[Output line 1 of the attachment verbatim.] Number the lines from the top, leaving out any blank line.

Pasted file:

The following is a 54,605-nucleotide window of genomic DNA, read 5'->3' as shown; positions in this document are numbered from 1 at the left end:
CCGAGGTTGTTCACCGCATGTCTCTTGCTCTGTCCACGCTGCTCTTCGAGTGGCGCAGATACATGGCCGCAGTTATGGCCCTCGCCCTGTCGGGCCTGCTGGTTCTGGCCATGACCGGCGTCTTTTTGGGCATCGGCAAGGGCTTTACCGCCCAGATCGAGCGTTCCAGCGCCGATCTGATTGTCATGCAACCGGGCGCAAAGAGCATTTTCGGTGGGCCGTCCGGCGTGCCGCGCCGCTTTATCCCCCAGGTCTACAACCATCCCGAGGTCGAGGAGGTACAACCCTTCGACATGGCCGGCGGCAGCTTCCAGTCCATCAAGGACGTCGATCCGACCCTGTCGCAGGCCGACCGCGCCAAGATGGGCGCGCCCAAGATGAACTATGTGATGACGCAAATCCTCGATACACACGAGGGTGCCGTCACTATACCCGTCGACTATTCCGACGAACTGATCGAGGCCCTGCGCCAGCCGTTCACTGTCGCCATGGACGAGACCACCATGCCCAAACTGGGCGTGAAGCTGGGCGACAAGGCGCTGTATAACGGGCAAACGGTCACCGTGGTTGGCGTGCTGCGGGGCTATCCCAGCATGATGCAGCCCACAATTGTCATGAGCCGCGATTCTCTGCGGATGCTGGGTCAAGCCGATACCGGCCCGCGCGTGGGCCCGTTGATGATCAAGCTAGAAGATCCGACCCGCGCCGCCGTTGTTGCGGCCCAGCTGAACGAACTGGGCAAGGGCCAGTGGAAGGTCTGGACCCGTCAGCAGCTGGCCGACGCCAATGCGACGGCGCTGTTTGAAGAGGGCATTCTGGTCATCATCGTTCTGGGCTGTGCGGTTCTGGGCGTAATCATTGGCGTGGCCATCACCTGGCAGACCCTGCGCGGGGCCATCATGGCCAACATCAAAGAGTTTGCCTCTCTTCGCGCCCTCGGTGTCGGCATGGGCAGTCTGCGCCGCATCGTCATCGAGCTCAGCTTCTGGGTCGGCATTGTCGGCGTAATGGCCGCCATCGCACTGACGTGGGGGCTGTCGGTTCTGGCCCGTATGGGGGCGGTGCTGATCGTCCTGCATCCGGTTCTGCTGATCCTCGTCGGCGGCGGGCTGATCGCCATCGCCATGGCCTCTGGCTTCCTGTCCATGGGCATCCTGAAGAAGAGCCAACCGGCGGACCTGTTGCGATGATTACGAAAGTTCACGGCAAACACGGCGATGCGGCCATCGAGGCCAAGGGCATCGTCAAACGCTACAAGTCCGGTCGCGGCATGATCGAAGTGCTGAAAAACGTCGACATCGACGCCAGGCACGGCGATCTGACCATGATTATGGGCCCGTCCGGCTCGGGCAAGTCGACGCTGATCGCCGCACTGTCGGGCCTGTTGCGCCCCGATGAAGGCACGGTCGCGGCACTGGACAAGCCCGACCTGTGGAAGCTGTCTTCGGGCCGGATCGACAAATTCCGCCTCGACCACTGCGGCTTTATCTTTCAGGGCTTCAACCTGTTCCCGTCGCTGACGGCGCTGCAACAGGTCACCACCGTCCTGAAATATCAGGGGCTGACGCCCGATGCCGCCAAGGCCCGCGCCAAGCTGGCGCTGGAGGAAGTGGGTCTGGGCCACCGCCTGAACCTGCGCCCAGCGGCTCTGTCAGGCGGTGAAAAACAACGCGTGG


The following is a 54,605-nucleotide window of genomic DNA, read 5'->3' as shown; positions in this document are numbered from 1 at the left end: